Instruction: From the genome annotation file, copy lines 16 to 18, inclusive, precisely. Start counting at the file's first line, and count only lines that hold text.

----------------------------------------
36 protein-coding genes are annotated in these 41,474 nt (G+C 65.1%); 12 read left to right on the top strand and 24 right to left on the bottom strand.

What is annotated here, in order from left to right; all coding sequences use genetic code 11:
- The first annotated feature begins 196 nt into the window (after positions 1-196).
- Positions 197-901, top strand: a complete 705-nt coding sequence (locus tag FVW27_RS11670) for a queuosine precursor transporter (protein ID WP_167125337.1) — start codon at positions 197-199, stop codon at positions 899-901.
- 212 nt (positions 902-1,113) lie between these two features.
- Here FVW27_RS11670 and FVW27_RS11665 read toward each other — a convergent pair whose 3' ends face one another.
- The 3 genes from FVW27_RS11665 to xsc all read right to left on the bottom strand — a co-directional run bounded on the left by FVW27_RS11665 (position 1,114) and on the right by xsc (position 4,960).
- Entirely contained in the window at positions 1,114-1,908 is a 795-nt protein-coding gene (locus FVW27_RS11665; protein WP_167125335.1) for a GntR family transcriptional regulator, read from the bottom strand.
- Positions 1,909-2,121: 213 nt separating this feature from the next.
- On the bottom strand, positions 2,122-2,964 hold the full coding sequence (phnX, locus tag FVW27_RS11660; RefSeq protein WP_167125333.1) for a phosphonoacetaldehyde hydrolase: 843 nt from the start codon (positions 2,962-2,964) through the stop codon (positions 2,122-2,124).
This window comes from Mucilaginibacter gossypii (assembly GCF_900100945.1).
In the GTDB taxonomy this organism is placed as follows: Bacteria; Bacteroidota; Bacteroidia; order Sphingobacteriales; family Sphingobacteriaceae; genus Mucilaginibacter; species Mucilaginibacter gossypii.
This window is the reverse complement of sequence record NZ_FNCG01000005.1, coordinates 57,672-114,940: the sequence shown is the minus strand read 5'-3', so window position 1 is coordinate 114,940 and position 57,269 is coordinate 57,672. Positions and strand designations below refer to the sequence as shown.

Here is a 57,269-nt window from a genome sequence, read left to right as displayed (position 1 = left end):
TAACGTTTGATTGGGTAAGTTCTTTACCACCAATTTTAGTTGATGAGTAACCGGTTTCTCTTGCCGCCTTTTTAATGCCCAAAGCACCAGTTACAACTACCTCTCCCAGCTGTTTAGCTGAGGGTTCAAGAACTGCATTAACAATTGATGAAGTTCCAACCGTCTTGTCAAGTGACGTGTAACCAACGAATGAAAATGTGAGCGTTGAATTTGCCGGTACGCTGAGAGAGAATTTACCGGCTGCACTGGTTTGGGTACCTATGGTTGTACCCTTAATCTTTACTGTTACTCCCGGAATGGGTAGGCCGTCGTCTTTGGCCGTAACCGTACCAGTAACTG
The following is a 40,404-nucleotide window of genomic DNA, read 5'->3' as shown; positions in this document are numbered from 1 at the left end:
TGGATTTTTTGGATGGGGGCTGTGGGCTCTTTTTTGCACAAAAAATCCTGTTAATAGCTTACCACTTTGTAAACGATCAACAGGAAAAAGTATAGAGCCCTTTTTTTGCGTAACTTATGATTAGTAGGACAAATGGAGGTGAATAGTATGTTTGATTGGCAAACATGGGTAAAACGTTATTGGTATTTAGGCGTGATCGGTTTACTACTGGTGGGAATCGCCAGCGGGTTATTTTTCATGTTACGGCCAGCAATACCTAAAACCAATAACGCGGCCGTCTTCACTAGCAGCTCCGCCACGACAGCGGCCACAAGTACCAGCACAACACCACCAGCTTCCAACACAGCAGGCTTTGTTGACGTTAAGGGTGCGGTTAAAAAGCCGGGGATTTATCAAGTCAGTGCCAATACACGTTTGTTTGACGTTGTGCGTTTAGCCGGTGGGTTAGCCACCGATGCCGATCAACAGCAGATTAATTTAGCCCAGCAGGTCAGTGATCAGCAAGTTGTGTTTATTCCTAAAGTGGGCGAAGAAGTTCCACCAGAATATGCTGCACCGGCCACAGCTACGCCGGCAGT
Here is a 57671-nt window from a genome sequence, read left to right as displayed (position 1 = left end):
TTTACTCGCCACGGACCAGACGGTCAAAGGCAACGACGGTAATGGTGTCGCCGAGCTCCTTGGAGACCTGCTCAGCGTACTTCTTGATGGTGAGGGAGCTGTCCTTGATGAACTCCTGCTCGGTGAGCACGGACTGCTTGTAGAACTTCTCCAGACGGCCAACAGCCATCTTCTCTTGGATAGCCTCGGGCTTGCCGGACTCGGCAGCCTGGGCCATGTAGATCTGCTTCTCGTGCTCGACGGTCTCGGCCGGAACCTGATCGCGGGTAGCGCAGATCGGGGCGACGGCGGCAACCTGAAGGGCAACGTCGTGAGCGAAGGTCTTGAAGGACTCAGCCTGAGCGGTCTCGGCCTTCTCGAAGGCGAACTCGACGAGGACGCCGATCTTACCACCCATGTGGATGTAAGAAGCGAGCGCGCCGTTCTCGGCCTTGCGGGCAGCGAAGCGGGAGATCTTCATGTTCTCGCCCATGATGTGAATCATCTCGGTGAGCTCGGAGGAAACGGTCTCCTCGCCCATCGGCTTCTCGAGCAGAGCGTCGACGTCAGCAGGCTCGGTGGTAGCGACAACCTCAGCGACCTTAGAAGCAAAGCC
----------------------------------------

The following is a 40,404-nucleotide window of genomic DNA, read 5'->3' as shown; positions in this document are numbered from 1 at the left end:
TGGATTTTTTGGATGGGGGCTGTGGGCTCTTTTTTGCACAAAAAATCCTGTTAATAGCTTACCACTTTGTAAACGATCAACAGGAAAAAGTATAGAGCCCTTTTTTTGCGTAACTTATGATTAGTAGGACAAATGGAGGTGAATAGTATGTTTGATTGGCAAACATGGGTAAAACGTTATTGGTATTTAGGCGTGATCGGTTTACTACTGGTGGGAATCGCCAGCGGGTTATTTTTCATGTTACGGCCAGCAATACCTAAAACCAATAACGCGGCCGTCTTCACTAGCAGCTCCGCCACGACAGCGGCCACAAGTACCAGCACAACACCACCAGCTTCCAACACAGCAGGCTTTGTTGACGTTAAGGGTGCGGTTAAAAAGCCGGGGATTTATCAAGTCAGTGCCAATACACGTTTGTTTGACGTTGTGCGTTTAGCCGGTGGGTTAGCCACCGATGCCGATCAACAGCAGATTAATTTAGCCCAGCAGGTCAGTGATCAGCAAGTTGTGTTTATTCCTAAAGTGGGCGAAGAAGTTCCACCAGAATATGCTGCACCGGCCACAGCTACGCCGGCAGT
Here is a 57671-nt window from a genome sequence, read left to right as displayed (position 1 = left end):